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Retinal detachment

What is the retina?

The retina is a light-sensitive extension of the brain that lines the inner surface of the eyeball. It detects light and converts the image of the external world into electrical impulses that are sent from the eye to the brain for interpretation along the optic nerve.

What is a retinal detachment?

During a retinal detachment, the thin retinal tissue lifts from its supporting tissue, initially causing loss of peripheral (side) vision. An untreated retinal detachment will spread into the central retina at which point central vision will be compromised. Retinal detachments are most often the result of a retinal tear.

There is no pain associated with a retinal detachment. A retinal detachment is a medical emergency, and it is recommended to contact your ophthalmologist if you are experiencing any of the following symptoms:

  • a sudden or gradual increase in either the number of floaters and/or flashes in the eye,
  • the appearance of a curtain or shadow over the field of vision.

What are the treatments for retinal detachment?

Small retinal tears and holes are treated with laser therapy or a treatment called cryopexy. Laser surgery aims to “weld” the tears back together using a series of tiny burns. Cryopexy freezes the area around the tear or hole and seals the retinal tear or hole.

Retinal detachments are treated through the use of surgery that is usually performed on an outpatient basis. A vitrectomy is one of the main options for repairing retinal detachments. During a vitrectomy, tiny incisions are made in the sclera, through which the vitreous inside of the eye is removed. After re-attaching the retina, a gas or silicone oil bubble is put into the space where the vitreous was removed, helping to keep the retina in place by pushing it back. The gas bubble dissolves over a few weeks, whereas the silicone oil may stay in place or be removed later during a second procedure. Either laser surgery or cryopexy is used during vitrectomy to “weld” the retina back in place.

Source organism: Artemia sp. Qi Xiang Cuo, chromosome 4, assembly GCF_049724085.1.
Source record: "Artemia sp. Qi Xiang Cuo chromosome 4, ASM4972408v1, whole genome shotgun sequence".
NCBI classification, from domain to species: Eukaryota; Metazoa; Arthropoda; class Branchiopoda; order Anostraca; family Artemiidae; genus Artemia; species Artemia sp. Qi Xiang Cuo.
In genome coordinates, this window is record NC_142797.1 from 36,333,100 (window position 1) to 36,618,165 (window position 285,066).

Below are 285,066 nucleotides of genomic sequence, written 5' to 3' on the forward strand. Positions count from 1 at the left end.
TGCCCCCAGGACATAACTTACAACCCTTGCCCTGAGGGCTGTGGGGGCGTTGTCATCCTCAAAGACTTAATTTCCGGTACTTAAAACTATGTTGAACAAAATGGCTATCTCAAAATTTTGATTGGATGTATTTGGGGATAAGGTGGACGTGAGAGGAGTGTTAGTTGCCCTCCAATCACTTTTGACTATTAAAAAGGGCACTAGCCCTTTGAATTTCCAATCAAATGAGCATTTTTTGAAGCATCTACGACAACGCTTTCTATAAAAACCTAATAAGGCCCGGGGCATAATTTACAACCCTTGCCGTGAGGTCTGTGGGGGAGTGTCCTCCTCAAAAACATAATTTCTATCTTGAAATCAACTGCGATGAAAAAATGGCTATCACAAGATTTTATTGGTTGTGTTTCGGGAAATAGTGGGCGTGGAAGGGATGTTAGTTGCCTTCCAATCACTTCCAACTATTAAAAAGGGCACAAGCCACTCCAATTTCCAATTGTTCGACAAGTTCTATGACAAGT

A scleral buckle is another procedure used to repair a retinal detachment. A scleral buckle is a tiny synthetic band placed around the eye to push the eye against the detached retina and close the retinal tear. Scleral buckles are usually performed in combination with laser or cryopexy. Sometimes scleral buckles are used in combination with a vitrectomy.

Occasionally, additional surgery is needed to repair a retinal detachment. However, in uncomplicated retinal detachments that present shortly after onset, most cases can be successfully treated with a single surgery.

If you are experiencing any of the symptoms of retinal detachment, contact your ophthalmologist immediately. Call OCLI for an appointment today!

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